Nintendo's 3DS XL has had a tremendous release date in Asia. The company sold approximately 200,000 units of its new handheld across Japan, official retail estimates have indicated.

The enlarged version of Nintendo's handheld 3DS has rolled out in Japan on July 28, and has pushed out an estimated 193,000 units within its first two days. Contrastingly, in 2009, Nintendo sold about 100,000 DSi XL units during its first two days of launch.

Nintendo released the DSi a year ago during a time when the handheld industry was booming, according to CVG, and sold about 170,000 units during its first weekend. The sales figures for the Nintendo 3DS XL were published in Famitsu days after the company announced that it has sold 19 million 3DS systems worldwide.

Part of this success could be attributed to the roll out of Nintendo's most recent platform title, "New Super Mario Bros. 2, which brings the acclaimed franchise back to the handheld realm. "New Super Mario Bros. 2" was released on July 28 in Japan, and is said to be somewhat of an homage to "Super Mario Bros. 3." It will roll out for the US on August 19.

"The koopa kids are back with their magic wands as is the raccoon suit," writes Richard Eisenbeis of Kotaku. "The world themes are often identical to 'Mario 3'--- e.g., World 1 is normal, World 2 is a desert, World 3 is water. All in all, it brings with it a welcome sense of nostalgia to anyone who spent countless hours with the NES classic."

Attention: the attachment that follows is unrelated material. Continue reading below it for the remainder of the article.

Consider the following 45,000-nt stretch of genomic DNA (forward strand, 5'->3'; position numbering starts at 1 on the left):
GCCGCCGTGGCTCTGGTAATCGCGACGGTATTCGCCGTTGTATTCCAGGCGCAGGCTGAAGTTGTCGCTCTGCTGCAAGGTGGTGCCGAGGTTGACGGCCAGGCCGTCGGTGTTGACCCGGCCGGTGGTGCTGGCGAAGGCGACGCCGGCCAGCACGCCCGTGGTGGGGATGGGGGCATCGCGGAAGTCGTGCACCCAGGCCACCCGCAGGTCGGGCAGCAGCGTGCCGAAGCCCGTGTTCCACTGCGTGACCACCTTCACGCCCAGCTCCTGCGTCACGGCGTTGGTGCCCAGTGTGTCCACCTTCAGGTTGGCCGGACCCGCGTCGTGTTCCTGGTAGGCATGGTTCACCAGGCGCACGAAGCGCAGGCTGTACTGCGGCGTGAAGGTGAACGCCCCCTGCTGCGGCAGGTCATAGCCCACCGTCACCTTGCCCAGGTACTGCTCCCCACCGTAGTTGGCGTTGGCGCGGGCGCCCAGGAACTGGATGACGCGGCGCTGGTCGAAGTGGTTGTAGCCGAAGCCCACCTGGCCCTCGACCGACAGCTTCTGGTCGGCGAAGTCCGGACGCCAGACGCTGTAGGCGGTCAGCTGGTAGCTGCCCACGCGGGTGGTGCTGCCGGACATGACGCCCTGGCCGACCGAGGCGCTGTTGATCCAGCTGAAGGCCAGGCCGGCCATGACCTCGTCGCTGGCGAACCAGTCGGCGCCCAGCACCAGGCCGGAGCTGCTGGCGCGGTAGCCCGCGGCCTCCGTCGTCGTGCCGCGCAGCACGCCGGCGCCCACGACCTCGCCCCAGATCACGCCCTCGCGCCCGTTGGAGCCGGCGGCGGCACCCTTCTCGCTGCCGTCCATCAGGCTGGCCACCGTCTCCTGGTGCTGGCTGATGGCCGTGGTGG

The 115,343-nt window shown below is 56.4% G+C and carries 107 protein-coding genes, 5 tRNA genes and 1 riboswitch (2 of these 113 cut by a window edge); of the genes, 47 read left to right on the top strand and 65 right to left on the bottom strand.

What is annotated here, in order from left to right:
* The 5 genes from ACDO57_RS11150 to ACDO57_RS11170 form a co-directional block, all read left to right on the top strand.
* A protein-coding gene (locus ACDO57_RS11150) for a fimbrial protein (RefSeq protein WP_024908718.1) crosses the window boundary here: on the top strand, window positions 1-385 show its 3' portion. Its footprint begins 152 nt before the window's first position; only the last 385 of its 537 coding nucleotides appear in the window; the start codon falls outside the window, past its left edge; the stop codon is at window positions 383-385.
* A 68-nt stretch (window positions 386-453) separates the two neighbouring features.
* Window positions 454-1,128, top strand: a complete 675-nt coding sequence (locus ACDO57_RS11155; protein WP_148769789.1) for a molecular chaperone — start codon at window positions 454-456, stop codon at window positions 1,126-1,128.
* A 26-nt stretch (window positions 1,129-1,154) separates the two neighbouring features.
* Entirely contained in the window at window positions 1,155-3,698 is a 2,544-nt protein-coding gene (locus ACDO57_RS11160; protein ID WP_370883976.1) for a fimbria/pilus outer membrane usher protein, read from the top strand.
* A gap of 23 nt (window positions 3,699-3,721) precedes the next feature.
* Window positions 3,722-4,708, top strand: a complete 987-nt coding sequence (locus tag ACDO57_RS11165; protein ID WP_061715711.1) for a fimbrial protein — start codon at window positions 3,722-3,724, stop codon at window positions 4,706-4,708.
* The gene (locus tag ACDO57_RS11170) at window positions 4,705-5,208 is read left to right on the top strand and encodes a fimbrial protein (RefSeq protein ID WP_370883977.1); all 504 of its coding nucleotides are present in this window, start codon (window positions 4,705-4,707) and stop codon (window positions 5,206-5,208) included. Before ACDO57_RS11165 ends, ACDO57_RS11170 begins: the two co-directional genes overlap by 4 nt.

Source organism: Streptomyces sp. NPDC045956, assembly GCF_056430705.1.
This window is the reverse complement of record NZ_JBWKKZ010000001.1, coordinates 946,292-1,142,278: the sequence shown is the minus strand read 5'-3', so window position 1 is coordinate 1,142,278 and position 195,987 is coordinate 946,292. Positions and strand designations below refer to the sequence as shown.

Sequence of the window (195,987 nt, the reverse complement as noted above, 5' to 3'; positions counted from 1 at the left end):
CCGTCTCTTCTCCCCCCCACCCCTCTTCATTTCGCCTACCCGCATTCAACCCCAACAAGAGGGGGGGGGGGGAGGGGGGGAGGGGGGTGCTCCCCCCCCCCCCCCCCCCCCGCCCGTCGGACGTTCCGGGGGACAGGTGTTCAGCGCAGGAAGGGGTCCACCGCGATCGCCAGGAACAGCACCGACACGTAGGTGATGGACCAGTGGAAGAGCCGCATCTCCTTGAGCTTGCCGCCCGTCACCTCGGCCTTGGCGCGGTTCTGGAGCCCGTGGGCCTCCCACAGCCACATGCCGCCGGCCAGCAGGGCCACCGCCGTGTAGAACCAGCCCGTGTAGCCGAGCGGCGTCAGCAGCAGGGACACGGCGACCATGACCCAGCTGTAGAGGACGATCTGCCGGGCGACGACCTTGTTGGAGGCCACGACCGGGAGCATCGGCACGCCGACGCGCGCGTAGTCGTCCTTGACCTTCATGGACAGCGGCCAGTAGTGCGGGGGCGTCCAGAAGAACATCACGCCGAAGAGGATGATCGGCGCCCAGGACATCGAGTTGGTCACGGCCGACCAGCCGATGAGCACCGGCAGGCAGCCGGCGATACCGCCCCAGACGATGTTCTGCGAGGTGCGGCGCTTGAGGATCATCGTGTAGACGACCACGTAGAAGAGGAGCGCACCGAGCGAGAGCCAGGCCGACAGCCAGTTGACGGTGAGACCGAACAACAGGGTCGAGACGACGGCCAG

The fresh reboot of the classic Nintendo game also has plenty of replay value, as the Kotaku writer also points out. The entire game only takes about six hours to complete, but leaves some missions and goals to keep players returning.

"Luckily there is plenty to do after beating the game," Eisenbeis writes. "As in the previous iterations, each level has three hidden medals to find and collect, and many levels have several exits that open up optional paths with optional levels."

The new 3DS XL handheld from Nintendo boasts a screen size that increases the players view by 90 percent, as CNET notes in its review.

"3D effects seem to be easier to see. The XL also feels much sturdier, and the battery life is definitely better than on the original 3DS," the review reads. The tech news site rated the Nintendo 3DS XL as a 3 and a half out of 5 star rating, landing it in the "Very Good" category.

Perhaps the new and improved handheld will be enough to turn around the company's less than desirable quarterly report.  The company recently reported another loss, saying its revenue has decreased by nearly 10 percent year over year.